Quick, can you think of a country that has been growing at remarkably rapid rates?

Take a second, but no more.

You probably thought of China. Or India. Perhaps you thought of another more obscure country, like Ethiopia, or the United Arab Emirates.

Do you know if any of these countries are suffering from massive blackouts?

Of course not, because they aren’t.

During growth spurts, energy consumption goes up – people buy more appliances, more factories get built, and the overall use of energy increases. Satisfying growing energy demand is good business, so production goes up right alongside consumption. 

Growth engenders more growth; everybody wins.

Sure, occasionally there will be hickups. In India, for example, there were massive power generation problems in 2012 – coordination failed, and growth in production momentarily didn’t match growth in production. That’s emphatically not the kind of electricity crisis Venezuela has been facing since 2010.

This simple economic logic – that demand usually begets its own supply, unless the state steps in and screws things up – escapes the author of a recent article on Venezuela in Wired. The article, by Linda Poon, is titled “Venezuela’s Economic Success Fueled its Electricity Crisis.” In case it’s not clear from the text, the horribly flawed conclusion of the article is right there in the title.

You would think a website called “Wired” would have a sixth sense for this sort of nonsense. Sadly, it doesn’t show.

How did this train-wreck make it into print? Exhibit A is that Poon used, as her main source, an academic who lists his areas of expertise as:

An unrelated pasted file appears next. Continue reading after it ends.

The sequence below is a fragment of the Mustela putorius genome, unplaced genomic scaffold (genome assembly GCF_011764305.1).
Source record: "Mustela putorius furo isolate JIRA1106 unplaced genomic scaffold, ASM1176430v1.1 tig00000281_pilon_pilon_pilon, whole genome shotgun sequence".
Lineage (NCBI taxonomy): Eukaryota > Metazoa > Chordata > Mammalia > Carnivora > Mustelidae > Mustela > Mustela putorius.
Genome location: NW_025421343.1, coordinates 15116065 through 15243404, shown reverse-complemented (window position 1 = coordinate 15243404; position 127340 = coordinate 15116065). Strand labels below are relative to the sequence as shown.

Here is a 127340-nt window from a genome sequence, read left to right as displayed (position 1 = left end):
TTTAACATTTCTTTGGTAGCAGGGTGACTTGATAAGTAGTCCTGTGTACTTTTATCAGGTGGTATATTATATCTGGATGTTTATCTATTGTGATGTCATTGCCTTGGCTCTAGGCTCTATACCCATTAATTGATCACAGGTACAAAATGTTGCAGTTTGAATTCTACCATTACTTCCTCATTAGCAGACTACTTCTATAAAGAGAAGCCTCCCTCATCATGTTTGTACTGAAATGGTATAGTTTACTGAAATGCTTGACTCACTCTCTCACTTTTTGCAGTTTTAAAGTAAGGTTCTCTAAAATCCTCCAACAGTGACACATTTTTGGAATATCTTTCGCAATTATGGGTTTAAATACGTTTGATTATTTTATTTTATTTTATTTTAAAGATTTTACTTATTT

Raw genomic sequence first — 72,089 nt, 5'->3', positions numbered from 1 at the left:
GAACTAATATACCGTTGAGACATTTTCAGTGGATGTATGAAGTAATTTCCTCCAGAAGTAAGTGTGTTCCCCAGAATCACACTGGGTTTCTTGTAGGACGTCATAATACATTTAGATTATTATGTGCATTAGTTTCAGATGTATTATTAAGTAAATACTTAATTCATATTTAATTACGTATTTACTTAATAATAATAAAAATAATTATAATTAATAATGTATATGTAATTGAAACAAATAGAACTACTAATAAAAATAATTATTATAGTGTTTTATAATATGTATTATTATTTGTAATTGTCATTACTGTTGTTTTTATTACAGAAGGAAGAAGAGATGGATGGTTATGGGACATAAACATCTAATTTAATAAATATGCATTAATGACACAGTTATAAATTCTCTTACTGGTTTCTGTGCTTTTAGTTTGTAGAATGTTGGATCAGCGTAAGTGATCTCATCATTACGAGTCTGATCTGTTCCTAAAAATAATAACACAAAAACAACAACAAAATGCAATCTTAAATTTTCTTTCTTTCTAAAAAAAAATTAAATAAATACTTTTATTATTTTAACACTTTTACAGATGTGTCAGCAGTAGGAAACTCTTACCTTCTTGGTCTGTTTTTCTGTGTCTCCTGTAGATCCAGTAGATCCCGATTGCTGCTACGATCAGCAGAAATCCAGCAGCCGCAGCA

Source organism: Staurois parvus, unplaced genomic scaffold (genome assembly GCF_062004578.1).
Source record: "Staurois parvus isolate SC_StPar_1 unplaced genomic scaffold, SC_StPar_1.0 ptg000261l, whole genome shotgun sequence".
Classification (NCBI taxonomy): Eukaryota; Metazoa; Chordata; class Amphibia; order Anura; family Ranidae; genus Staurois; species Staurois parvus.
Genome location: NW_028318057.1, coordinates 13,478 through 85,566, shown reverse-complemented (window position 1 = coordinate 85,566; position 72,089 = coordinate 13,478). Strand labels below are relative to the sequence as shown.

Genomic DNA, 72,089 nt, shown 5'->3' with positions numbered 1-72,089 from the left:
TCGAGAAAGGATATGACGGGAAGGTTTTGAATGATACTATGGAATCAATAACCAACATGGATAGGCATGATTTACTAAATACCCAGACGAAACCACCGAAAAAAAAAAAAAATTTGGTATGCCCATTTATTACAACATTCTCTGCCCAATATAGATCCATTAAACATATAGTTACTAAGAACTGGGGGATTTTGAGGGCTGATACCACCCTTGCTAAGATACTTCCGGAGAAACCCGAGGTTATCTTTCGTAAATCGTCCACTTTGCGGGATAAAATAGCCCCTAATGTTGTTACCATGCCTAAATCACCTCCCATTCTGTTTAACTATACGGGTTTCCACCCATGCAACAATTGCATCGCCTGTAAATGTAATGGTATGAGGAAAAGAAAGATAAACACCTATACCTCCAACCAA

• U.S. History
  • Alcohol and Drug Studies
  • History of Sexual/Gender Minorities
  • The Cold War
  • Labor Unions
  • International Labor Movements
  • U.S. and Britain
  • San Francisco Bay Area History
  • California History, AND
  • Sustainable Development Policy

I guess Professor Victor Silverman of Pomona College – a veritable jack of all trades – can now add “Venezuela energy policy” to the list of areas he’s an expert on. After all, Wired magazine is vouching for him!

The Venezuelan electricity crisis is not that complicated to analyze: when you control prices for something and inflate the currency at the same time, demand will exceed supply, whether something is rice, diapers, dollars or kilowatt-hours. The end.

Millions of people – factories, schools, workplaces, surgery patients – are now suffering from blackouts…that is, suffering the consequences of living under a government unable to grasp this simple, first semester undergrad level economics. Throw Wired into the pile labeled “problem” rather than solution.

About the only positive thing we can say about Poon’s piece is that it’s a timely reminder that, for those of us engaged in the war of ideas regarding Venezuela, the work is never done.

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  1. I read the article not only was the conclusion wrong, she did even get some of the facts right. Gui Dam build in the 1980s? I believe that it was built starting in 1963.

  2. Glad you did this post and agree 100% of what you said Juan.
    I read that last night and got mad, not before making sure it was Wire the source I was reading this from.

    Linda Poon was trying too hard to highlight the issues of Climate Change, she didn’t care much about the reality behind the collapse of the electric service in Vzla.